Duplicate Content Penalty and Filter — Do They Exist? How Do They Work?
Duplicate content. This problem certainly causes a lot of confusion among webmasters and bloggers. Google has explained this repeatedly, both in the Google Webmaster Help Center and also on the Google Webmaster Central Blog. (See the resources section below for additional readings.)
Is it so difficult to understand?
It is, to a certain extent, mainly because there are a lot of myths around the Internet. Not everything you see, read, or hear online is true. This includes, but not limited to, blogs, forums, video sites, article directories, and other sites.
First of all, it is necessary that before you read the details, you understand the difference between duplicate content penalty and duplicate content filter. The truth is, there is no such thing as duplicate content penalty.
Most people, when referring to penalties in search engine rankings, mean the scores that are deducted from a page or site that make the page harder to rank in search engine result pages.
So, there is no penalty involved because of duplicate content. If you are a publisher or blogger who creates useful and unique content, you should not worry about it from this standpoint.
However, there is another kind of duplicate content issue which may cause problem or penalty. If your blog content mainly consists of scraped content from other sites, you may be penalized, especially if the whole site doesn’t add value at all to the Web.
As of this writing, this kind of penalty is far from perfect but as search engines improve, we all can hope for the better. If there is one thing you learn from the “duplicate content penalty,” it is the fact that bloggers should contribute value instead of using cookie-cutter approach to rank in search engines.
Types of Duplicate Content
There are two major scenarios for issues related to duplicate content:
- Duplicate content within your own domain. This is when identical content appears in multiple place (URLs) in the same site.
- Cross-domain duplicate content. When identical content from your site appears on other domains, especially if substantive blocks of the content are involved, then it may be worth paying attention to.
Duplicate Content is to be Expected
Duplicate content is an expected issue on the Web. Consider that online, people are posting press releases to multiple sites, including to their own domain. Certain news sites are there to sell contents to other sites so they can use them, oftentimes as is. This creates multiple copies of the same content in different sites and domains.
Search engines certainly are aware of this possibility.
Certain content management system and forum software generate multiple versions of the same content for different devices, such as mobile device or for printing.
As a blogger and webmaster, you have two choices:
- Help search engines address duplicate content issues and visitors to see the content you want them to see in the search engine result pages.
- Let search engines handle the issue. Although you may not get the exact same thing that you expect to happen, search engines are doing their part to make sure the content displayed in the result page is the most relevant one.
In-Site Duplicate Content Issue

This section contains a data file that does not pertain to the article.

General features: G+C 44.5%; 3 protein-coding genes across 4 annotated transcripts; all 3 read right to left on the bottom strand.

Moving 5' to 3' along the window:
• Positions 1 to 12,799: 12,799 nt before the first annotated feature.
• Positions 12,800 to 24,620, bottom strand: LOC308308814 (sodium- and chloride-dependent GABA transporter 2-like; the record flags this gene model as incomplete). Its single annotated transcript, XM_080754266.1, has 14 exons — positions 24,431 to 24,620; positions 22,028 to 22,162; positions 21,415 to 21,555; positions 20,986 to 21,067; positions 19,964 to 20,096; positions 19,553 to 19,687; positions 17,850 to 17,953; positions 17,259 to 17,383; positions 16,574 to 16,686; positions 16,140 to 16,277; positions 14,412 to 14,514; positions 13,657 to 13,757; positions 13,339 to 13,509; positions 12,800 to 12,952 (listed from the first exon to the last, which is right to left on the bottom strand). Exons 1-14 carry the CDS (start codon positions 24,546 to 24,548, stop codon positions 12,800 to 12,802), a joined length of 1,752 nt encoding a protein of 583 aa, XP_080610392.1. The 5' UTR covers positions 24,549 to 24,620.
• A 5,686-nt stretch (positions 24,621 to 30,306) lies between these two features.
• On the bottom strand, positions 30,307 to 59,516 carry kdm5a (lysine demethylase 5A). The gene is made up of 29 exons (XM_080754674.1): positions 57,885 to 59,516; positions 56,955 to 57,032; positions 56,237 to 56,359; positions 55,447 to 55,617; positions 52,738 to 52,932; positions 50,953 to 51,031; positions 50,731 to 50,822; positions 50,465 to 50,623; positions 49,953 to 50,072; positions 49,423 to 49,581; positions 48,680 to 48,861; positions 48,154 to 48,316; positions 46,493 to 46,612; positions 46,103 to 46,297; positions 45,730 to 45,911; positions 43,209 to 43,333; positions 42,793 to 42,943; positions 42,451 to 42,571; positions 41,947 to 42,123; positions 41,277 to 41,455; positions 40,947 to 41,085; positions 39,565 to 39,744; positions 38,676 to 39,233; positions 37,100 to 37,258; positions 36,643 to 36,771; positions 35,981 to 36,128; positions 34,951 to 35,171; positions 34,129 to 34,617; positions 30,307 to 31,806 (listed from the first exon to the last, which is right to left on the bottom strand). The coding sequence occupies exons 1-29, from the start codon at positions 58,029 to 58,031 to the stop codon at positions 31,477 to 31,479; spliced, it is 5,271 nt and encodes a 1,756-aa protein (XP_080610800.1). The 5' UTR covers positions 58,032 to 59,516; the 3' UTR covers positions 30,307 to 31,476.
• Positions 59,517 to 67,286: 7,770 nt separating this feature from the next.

Blog software such as WordPress displays the same piece of content multiple times in the homepage, post specific page (permalink), category page, tag page, etc. If you enable full content for each entry, or a large chunk of it, search engines may have a hard time identifying which page is the representative version.
You can help by using Sitemap to tell search engines about your preferred version. This is not a guarantee, but still a way to indicate the canonical preference. The sitemap method is also useful for a site which shows the same content for different query parameters, i.e. dynamic web site.
Another way to prevent the wrong content to be ranked on search engine listing is by using the robots.txt file to block search engines from indexing the content. For a blog, the nofollow attribute for the a tag prevents transferring page authority too. Combining it with robots.txt is necessary because although you may consistently put nofollow to a certain page on your site, other bloggers may still link to it.
Cross-Domain Duplicate Content Issue
As explained above, there are certain cases where duplicate content is to be expected. However, search engine spammers are constantly looking for good quality content, copy it as is, and put on different site, with different design, with the intention to monetize it.
For the first scenario, you can demand people who publish your content to put a link back to your site. This is possible with article directories, although not all webmasters comply with the guidelines for content use.
If the sploggers (for spam bloggers) promote the content heavier than you do, they may end up with a higher ranking than your page.
It is unfortunate to know that currently there is no quick and 100 percent solution to this. While Google allows you to file a DMCA request to claim ownership of the content and removal of the other site from Google’s index, it may take a long time.
If search engine traffic is part of your traffic strategies, you should promote your content and drive backlinks to your blog. Consider this as important as creating solid blog content, if not more.
Finally, if you choose to publish the same piece of syndicated content on your blog, Google explicitly requests that you enhance and expand the content on your site to make it unique.
- Duplicate content — Google Webmaster Help Center
- Duplicate content due to scrapers
- Duplicate content summit at SMX Advanced
- Google, duplicate content caused by URL parameters, and you
- Demystifying the duplicate content penalty
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